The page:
This is the pet line of Polish GM Mateusz Bartel, and he has been playing it with a lot of success. So much, in fact, that even Alexander Grischuk used it heavily during the World Rapid and Blitz Championships in 2016. The main idea is simply to wait and see how Black develops his forces. There is a secondary idea which I will show you later.

6…g6 7.Be2 Bg7 8.g4

This is the idea I was talking about. In many cases after White plays g2 — g4 Black has the counter …e7 — e5 with a double attack on the knight in d4 and the pawn on g4. By pre-emptively withdrawing his knight to b3 he gets rid of that possibility.

8…h6 9.Be3 Nbd7

Here is one of the original games with this line. It is quite instructive: 9…Nc6 10.f3 b5 11.Qd2 Be6?! (Maybe 11…Ne5 was better. The bishop does not seem to be particularly well-placed on e6) 12.0 — 0 — 0 Rc8 13.Kb1 Ne5 14.h4 Bc4 15.Bd4 Qc7 16.f4 (this is probably why Kulaots chose to move his b8 — knight to d7 followed by b6. With the knight on e5 White’s f2 — f4 pawn push is a nuisance) 16…Bxe2 (as GM Roiz points out 16…Nc6 17.Nd5 Bxd5 18.Bxf6 Bxf6 19.exd5 Nb8 20.g5 Bg7 21.h5 is winning for White) 17.Qxe2 Nexg4 18.e5 dxe5 19.fxe5 Black is losing a piece now. Bartel, M (2625)-Artemiev, V (2674) Moscow RUS 2016 1 — 0 40.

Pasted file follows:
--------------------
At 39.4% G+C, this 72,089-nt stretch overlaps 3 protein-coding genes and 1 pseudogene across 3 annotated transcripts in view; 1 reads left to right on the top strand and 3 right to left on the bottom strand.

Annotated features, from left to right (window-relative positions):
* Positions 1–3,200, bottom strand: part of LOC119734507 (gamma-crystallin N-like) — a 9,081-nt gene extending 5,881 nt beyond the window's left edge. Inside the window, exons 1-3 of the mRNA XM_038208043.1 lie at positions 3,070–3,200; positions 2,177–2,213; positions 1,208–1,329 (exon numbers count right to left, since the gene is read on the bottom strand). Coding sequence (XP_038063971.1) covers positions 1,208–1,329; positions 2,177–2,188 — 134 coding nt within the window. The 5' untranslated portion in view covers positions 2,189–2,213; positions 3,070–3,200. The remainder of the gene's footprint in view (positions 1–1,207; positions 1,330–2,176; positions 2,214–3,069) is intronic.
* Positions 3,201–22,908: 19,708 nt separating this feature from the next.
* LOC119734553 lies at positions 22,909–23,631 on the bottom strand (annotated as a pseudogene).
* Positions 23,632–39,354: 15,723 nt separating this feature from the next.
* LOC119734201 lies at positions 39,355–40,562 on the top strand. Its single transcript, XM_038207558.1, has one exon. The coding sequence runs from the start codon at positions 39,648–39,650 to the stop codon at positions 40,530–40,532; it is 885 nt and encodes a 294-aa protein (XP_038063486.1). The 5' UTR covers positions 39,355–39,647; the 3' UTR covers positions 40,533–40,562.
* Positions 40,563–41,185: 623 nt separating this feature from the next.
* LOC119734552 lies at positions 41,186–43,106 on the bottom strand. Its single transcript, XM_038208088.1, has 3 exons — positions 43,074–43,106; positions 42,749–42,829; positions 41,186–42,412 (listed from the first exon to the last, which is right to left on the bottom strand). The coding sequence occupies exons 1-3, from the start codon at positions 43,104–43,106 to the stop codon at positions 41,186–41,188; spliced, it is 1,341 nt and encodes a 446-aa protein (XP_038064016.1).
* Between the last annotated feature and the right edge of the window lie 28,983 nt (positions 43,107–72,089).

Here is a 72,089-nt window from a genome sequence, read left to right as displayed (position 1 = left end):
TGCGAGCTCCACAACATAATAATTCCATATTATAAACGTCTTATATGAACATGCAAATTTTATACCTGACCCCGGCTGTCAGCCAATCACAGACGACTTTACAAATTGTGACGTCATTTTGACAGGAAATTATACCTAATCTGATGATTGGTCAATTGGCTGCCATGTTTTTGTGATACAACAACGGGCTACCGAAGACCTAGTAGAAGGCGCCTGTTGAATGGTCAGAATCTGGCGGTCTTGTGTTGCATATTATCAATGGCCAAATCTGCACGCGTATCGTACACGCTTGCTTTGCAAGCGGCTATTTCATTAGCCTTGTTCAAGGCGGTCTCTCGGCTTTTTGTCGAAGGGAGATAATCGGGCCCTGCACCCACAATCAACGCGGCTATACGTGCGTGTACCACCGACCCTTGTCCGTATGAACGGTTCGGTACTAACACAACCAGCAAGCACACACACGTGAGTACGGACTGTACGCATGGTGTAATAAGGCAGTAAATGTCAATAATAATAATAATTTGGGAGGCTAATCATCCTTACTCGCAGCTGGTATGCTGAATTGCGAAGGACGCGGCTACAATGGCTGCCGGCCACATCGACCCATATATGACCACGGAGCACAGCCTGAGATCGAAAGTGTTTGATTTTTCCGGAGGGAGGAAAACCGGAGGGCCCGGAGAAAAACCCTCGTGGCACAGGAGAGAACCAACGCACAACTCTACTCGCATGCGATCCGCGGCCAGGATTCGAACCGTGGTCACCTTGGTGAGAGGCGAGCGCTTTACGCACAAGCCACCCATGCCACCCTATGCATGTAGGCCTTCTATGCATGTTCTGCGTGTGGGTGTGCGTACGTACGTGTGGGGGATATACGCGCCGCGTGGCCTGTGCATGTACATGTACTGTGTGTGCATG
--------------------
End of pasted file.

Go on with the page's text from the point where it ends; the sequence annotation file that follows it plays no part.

10.f3 Qc7 11.Qd2 b5 12.a3 Rb8 13.0 — 0 — 0 Nb6 14.Bd4 e5 15.Bxb6 Rxb6 16.h4 Be6 17.Kb1 0 — 0 18.Nd5 Nxd5 19.exd5 Bd7 20.h5 g5 21.Bd3 <D>

POSITION AFTER 21.BD3

Black now gives up a pawn to open up the position for his bishops.

21…e4! 22.Bxe4 b4! 23.a4